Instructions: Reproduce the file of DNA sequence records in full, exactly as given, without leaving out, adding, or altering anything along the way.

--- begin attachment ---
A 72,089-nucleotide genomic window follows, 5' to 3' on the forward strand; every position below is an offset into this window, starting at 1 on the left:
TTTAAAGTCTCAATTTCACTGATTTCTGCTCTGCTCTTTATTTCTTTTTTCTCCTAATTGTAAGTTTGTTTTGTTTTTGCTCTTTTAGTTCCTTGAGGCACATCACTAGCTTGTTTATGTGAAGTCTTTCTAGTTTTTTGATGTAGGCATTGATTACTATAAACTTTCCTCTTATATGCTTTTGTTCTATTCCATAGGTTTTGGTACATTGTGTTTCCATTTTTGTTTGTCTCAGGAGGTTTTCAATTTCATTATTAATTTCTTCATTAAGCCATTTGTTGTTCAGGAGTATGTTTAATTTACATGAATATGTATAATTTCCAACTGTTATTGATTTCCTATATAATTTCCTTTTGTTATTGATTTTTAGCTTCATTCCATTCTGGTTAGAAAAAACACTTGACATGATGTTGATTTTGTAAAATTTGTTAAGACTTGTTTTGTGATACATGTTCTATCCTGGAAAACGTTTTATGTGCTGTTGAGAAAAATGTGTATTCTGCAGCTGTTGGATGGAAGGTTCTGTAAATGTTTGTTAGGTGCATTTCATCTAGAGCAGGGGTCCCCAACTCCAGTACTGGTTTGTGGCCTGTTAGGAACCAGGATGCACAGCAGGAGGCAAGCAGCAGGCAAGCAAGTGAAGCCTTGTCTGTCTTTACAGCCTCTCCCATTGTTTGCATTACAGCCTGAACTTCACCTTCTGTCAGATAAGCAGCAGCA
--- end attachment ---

A 72,089-nucleotide genomic window follows, 5' to 3' on the forward strand; every position below is an offset into this window, starting at 1 on the left:
TTTAAAGTCTCAATTTCACTGATTTCTGCTCTGCTCTTTATTTCTTTTTTCTCCTAATTGTAAGTTTGTTTTGTTTTTGCTCTTTTAGTTCCTTGAGGCACATCACTAGCTTGTTTATGTGAAGTCTTTCTAGTTTTTTGATGTAGGCATTGATTACTATAAACTTTCCTCTTATATGCTTTTGTTCTATTCCATAGGTTTTGGTACATTGTGTTTCCATTTTTGTTTGTCTCAGGAGGTTTTCAATTTCATTATTAATTTCTTCATTAAGCCATTTGTTGTTCAGGAGTATGTTTAATTTACATGAATATGTATAATTTCCAACTGTTATTGATTTCCTATATAATTTCCTTTTGTTATTGATTTTTAGCTTCATTCCATTCTGGTTAGAAAAAACACTTGACATGATGTTGATTTTGTAAAATTTGTTAAGACTTGTTTTGTGATACATGTTCTATCCTGGAAAACGTTTTATGTGCTGTTGAGAAAAATGTGTATTCTGCAGCTGTTGGATGGAAGGTTCTGTAAATGTTTGTTAGGTGCATTTCATCTAGAGCAGGGGTCCCCAACTCCAGTACTGGTTTGTGGCCTGTTAGGAACCAGGATGCACAGCAGGAGGCAAGCAGCAGGCAAGCAAGTGAAGCCTTGTCTGTCTTTACAGCCTCTCCCATTGTTTGCATTACAGCCTGAACTTCACCTTCTGTCAGATAAGCAGCAGCA